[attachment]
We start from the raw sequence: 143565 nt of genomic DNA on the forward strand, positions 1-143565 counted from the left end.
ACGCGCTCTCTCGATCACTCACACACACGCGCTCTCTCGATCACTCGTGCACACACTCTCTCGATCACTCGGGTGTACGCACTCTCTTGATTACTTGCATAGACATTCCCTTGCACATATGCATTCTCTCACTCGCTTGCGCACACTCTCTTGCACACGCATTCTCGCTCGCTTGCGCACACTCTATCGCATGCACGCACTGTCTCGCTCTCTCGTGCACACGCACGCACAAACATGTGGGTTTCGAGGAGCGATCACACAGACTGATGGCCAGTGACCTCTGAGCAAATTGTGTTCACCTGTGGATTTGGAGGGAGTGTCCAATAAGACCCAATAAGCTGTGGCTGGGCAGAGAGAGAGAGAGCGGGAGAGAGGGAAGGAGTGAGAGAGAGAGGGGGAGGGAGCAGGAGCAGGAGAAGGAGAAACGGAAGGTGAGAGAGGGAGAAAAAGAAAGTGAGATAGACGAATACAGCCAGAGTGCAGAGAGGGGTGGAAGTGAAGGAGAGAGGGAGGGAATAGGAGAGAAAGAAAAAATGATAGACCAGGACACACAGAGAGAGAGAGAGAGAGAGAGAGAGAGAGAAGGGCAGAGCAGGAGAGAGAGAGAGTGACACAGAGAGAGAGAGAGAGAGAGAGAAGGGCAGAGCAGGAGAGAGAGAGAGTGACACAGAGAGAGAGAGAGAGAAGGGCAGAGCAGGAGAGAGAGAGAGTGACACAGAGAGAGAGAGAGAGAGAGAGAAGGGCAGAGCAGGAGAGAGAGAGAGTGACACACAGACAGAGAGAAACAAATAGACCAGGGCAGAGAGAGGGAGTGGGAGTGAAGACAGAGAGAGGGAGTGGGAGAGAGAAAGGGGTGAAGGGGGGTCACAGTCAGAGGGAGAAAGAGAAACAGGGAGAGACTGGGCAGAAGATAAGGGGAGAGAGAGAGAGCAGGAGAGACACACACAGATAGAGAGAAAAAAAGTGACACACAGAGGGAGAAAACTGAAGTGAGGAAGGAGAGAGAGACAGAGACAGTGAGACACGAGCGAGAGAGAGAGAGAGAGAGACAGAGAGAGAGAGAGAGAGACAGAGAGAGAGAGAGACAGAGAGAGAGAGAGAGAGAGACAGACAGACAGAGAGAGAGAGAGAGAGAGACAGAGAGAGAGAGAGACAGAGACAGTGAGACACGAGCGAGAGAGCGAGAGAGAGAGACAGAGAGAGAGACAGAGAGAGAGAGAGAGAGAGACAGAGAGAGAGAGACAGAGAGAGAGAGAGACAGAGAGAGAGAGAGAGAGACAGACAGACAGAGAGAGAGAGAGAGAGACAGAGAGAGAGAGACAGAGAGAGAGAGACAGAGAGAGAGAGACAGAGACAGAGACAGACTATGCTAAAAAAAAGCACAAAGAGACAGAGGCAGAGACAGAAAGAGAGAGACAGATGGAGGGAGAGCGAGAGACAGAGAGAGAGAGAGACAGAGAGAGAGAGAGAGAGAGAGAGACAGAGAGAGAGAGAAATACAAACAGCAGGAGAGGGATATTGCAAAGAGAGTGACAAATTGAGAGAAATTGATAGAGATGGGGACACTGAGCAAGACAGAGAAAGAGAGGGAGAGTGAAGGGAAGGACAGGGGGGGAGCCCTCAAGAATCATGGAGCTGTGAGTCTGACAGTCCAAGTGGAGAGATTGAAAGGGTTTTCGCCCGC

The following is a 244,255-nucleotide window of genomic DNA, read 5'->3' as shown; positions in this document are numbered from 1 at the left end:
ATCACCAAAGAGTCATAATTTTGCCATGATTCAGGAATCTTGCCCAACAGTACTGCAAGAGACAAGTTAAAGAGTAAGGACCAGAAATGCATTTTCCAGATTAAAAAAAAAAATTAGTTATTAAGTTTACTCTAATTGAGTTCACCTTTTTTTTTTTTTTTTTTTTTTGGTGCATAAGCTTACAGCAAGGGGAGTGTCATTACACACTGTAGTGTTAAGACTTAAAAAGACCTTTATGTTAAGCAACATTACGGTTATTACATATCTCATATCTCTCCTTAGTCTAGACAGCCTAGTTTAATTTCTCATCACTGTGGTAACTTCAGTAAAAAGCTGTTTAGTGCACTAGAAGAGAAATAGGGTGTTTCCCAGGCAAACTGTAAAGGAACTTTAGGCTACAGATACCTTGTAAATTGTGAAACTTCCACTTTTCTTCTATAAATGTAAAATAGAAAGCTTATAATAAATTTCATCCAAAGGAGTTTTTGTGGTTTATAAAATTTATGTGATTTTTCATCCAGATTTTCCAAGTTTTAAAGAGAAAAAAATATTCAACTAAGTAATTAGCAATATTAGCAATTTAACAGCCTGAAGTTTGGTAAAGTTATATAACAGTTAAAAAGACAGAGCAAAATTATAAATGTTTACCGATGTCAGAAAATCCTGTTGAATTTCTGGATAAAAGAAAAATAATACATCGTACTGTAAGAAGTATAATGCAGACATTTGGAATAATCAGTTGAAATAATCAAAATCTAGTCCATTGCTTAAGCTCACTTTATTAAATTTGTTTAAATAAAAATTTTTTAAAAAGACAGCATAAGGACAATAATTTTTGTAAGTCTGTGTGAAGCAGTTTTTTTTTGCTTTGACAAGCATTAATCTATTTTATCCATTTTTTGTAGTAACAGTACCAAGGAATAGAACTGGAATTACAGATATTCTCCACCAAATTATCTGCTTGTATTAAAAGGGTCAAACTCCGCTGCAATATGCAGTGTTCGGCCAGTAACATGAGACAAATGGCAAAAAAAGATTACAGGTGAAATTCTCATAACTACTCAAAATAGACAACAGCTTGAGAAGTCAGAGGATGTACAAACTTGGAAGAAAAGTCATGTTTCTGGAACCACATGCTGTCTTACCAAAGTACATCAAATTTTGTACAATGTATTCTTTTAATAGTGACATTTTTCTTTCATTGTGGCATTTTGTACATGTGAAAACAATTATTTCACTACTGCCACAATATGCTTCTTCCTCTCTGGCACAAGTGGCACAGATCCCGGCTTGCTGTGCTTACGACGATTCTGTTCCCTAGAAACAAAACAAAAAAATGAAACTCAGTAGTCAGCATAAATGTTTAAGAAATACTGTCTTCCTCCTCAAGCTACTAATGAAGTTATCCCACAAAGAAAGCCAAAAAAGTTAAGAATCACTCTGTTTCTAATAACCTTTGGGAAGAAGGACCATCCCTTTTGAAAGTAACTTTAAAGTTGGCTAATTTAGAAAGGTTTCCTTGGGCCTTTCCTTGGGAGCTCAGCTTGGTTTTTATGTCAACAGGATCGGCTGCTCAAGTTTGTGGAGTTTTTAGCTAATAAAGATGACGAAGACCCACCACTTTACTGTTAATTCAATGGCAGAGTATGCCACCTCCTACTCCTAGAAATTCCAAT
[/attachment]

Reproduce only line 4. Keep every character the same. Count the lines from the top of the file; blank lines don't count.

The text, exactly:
ATCACCAAAGAGTCATAATTTTGCCATGATTCAGGAATCTTGCCCAACAGTACTGCAAGAGACAAGTTAAAGAGTAAGGACCAGAAATGCATTTTCCAGATTAAAAAAAAAAATTAGTTATTAAGTTTACTCTAATTGAGTTCACCTTTTTTTTTTTTTTTTTTTTTTGGTGCATAAGCTTACAGCAAGGGGAGTGTCATTACACACTGTAGTGTTAAGACTTAAAAAGACCTTTATGTTAAGCAACATTACGGTTATTACATATCTCATATCTCTCCTTAGTCTAGACAGCCTAGTTTAATTTCTCATCACTGTGGTAACTTCAGTAAAAAGCTGTTTAGTGCACTAGAAGAGAAATAGGGTGTTTCCCAGGCAAACTGTAAAGGAACTTTAGGCTACAGATACCTTGTAAATTGTGAAACTTCCACTTTTCTTCTATAAATGTAAAATAGAAAGCTTATAATAAATTTCATCCAAAGGAGTTTTTGTGGTTTATAAAATTTATGTGATTTTTCATCCAGATTTTCCAAGTTTTAAAGAGAAAAAAATATTCAACTAAGTAATTAGCAATATTAGCAATTTAACAGCCTGAAGTTTGGTAAAGTTATATAACAGTTAAAAAGACAGAGCAAAATTATAAATGTTTACCGATGTCAGAAAATCCTGTTGAATTTCTGGATAAAAGAAAAATAATACATCGTACTGTAAGAAGTATAATGCAGACATTTGGAATAATCAGTTGAAATAATCAAAATCTAGTCCATTGCTTAAGCTCACTTTATTAAATTTGTTTAAATAAAAATTTTTTAAAAAGACAGCATAAGGACAATAATTTTTGTAAGTCTGTGTGAAGCAGTTTTTTTTTGCTTTGACAAGCATTAATCTATTTTATCCATTTTTTGTAGTAACAGTACCAAGGAATAGAACTGGAATTACAGATATTCTCCACCAAATTATCTGCTTGTATTAAAAGGGTCAAACTCCGCTGCAATATGCAGTGTTCGGCCAGTAACATGAGACAAATGGCAAAAAAAGATTACAGGTGAAATTCTCATAACTACTCAAAATAGACAACAGCTTGAGAAGTCAGAGGATGTACAAACTTGGAAGAAAAGTCATGTTTCTGGAACCACATGCTGTCTTACCAAAGTACATCAAATTTTGTACAATGTATTCTTTTAATAGTGACATTTTTCTTTCATTGTGGCATTTTGTACATGTGAAAACAATTATTTCACTACTGCCACAATATGCTTCTTCCTCTCTGGCACAAGTGGCACAGATCCCGGCTTGCTGTGCTTACGACGATTCTGTTCCCTAGAAACAAAACAAAAAAATGAAACTCAGTAGTCAGCATAAATGTTTAAGAAATACTGTCTTCCTCCTCAAGCTACTAATGAAGTTATCCCACAAAGAAAGCCAAAAAAGTTAAGAATCACTCTGTTTCTAATAACCTTTGGGAAGAAGGACCATCCCTTTTGAAAGTAACTTTAAAGTTGGCTAATTTAGAAAGGTTTCCTTGGGCCTTTCCTTGGGAGCTCAGCTTGGTTTTTATGTCAACAGGATCGGCTGCTCAAGTTTGTGGAGTTTTTAGCTAATAAAGATGACGAAGACCCACCACTTTACTGTTAATTCAATGGCAGAGTATGCCACCTCCTACTCCTAGAAATTCCAAT